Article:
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Jewish man expelled by Labour claims discrimination over antisemitism accusation

Stephen Marks, a Labour member for more than 40 years, says accusation of antisemitism is 'repellent' and ignored his Jewishness and anti-Zionist beliefs
Stephen Marks warned that Labour leader Keir Starmer's refusal to support a ceasefire in Gaza would have political consequences for the party (Supplied)

A Jewish man expelled from the Labour Party over accusations of antisemitism is set to take legal action against the party, claiming that its treatment of him amounts to discrimination and harassment.

In a pre-action letter seen by Middle East Eye, lawyers for Stephen Marks argue that party disciplinary officials dealing with his case failed to consider Marks’ Jewishness and his anti-Zionist beliefs.

Marks, who is from Oxford and was an active Labour member for more than 40 years, was suspended in July 2021 for signing a number of open letters posted online between 2016 and 2018 which questioned reports of antisemitism within the party under Jeremy Corbyn’s leadership.

In a submission to the party following his suspension, Marks wrote: “I find it quite extraordinary that I am being asked to defend myself against baseless and completely unfounded accusations of being a Jewish antisemite.”

He was nonetheless expelled in December 2022 and in July was notified that his appeal had been rejected.

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Marks had been left “shocked and distressed” by the process and had suffered “emotional harm and nervous stress”, his lawyers, Bindmans, wrote in a letter sent to Labour’s Governance and Legal Unit earlier this month.

“As a Jewish person, the accusation of antisemitism is repellent to him,” it said.

'He remains astonished that the fact that he is Jewish appears to have had no part in the Labour Party’s decision-making'

- Letter to Labour Party

“He remains astonished that the fact that he is Jewish appears to have had no part in the Labour Party’s decision-making.”

MEE contacted the Labour Party for comment but had not received a response at the time of publication.

Marks is claiming discrimination against Labour on the grounds that its handling of his case failed to take into account his Jewishness and his anti-Zionist beliefs.

His lawyers argue that both should have been considered “protected characteristics” – of race and philosophical belief - under UK equality law.

The letter describes Marks as a “lifelong antiracist campaigner” whose views had been shaped by his “awareness of what happened to his family and other Jewish people in the Holocaust” and his experience as a student at Jerusalem’s Hebrew University.

“During this time, our client formulated the belief, based on early Zionist history, that Zionism was a colonial project and incompatible with his antiracist views. Our client believes that political Zionism is a racist endeavour,” the letter said.

'Clampdown' over Gaza war

Marks told MEE he believed his case had important implications for the party because of current internal divisions over Starmer's refusal to back a ceasefire in Gaza.

Marks said: “Across the country there is a clampdown on people who reject the Starmer line on the ceasefire and that extends far beyond people who could be described as Corbynistas.”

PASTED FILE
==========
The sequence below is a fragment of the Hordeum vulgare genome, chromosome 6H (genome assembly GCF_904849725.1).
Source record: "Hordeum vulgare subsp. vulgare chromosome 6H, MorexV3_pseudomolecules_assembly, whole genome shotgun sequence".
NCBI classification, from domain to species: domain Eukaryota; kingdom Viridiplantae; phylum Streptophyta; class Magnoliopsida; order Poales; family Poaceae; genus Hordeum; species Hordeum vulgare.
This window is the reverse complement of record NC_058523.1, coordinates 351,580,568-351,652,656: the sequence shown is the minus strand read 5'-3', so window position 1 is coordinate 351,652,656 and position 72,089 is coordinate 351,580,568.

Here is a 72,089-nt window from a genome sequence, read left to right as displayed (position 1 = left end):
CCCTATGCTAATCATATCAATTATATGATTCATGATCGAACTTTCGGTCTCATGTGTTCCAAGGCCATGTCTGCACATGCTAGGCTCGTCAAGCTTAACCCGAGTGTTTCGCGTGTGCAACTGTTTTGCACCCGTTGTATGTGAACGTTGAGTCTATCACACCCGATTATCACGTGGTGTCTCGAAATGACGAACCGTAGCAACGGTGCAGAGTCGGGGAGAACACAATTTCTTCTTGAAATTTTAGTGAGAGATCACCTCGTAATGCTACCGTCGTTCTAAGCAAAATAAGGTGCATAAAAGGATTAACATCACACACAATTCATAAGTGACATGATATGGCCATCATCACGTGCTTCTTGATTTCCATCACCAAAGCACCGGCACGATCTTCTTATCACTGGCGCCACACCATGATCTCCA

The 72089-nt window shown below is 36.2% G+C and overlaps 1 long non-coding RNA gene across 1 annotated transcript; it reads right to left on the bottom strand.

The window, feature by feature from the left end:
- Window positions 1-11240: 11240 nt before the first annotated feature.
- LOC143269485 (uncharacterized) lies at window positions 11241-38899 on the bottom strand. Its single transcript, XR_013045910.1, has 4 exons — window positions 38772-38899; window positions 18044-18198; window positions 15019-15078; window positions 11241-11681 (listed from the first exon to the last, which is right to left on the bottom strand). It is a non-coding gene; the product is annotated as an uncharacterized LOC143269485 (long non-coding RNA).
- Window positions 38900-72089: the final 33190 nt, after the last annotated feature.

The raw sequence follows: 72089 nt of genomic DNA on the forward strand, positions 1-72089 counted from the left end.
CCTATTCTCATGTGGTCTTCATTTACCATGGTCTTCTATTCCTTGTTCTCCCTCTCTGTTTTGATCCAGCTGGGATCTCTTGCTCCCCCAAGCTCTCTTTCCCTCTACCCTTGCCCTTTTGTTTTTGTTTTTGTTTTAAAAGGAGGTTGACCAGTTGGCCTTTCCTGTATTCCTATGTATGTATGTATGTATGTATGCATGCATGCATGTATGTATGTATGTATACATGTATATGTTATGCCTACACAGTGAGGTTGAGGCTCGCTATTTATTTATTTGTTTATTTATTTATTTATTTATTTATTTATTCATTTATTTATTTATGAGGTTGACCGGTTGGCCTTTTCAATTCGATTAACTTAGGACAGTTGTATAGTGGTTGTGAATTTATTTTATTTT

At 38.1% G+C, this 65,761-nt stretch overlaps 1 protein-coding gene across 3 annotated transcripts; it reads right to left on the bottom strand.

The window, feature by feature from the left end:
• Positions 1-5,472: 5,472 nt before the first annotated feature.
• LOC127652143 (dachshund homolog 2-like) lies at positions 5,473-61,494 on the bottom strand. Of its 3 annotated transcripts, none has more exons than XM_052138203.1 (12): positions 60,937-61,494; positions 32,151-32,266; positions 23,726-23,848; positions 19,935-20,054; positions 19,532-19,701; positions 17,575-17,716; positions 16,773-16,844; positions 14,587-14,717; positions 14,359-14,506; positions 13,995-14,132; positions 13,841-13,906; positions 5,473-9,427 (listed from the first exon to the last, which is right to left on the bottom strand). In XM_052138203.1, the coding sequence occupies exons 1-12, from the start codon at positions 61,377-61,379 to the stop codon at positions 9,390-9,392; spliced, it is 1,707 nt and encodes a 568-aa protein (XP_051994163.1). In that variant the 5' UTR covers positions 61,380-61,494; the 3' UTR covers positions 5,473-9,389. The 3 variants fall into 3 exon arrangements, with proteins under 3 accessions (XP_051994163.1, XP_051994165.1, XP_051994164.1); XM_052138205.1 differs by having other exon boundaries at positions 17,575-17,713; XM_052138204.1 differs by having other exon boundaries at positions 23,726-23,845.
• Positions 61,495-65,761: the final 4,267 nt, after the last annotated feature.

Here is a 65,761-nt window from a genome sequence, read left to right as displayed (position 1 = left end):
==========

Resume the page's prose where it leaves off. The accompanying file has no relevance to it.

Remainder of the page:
Labour leader Keir Starmer, pictured giving a speech in Milton Keynes in December 2023
Labour leader Keir Starmer, pictured giving a speech in Milton Keynes in December 2023 (Justin Tallis/AFP)

He warned that the party's position on Israel and the war in Gaza would have political consequences, citing the resignations from the party over the issue of 10 councillors in Oxford at the expense of the party's control of the city council, and a statement by four local mosques in the city which warned that Labour should not take the support of the local Muslim community for granted.

At least 50 councillors nationwide have quit the party in protest at Starmer's stance, while a number of the party's front bench team resigned from their roles last month in order to join 56 MPs who defied the party line to vote in support of a ceasefire in parliament.

"I've heard the issue is increasingly being raised on the doorstep," said Marks.

UK Labour Party accused of discrimination over expulsion of Jewish members
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Marks’ case is being supported by Jewish Voice for Labour (JVL), a left-wing group set up in 2017 by Jewish Labour members supportive of Corbyn.

Corbyn himself was suspended as a Labour MP by his successor, Keir Starmer, in 2020 after he said that the scale of antisemitism under his leadership had been “dramatically overstated” following a report critical of the party’s handling of antisemitism complaints by the Equalities and Human Rights Commission (EHRC).

In September, JVL wrote to the Labour Party to complain that Jewish members of the party were, it said, six times more likely to be investigated for antisemitism than non-Jews.

Geoffrey Bindman, a human rights lawyer and senior consultant at Bindmans who is not involved directly in Marks’ case, told MEE that Marks was among dozens of Labour members who had faced accusations of antisemitism for expressing views critical of Israel.

Bindman said: “The Labour Party is right to take action against antisemitism, as against all other forms of racism, but it’s not right to take disciplinary action against people that express views about Zionism as a philosophy or a political creed.”

According to the letter, Marks is seeking reinstatement as a Labour member, an apology from the party “for insinuating that he is antisemitic”, and damages.

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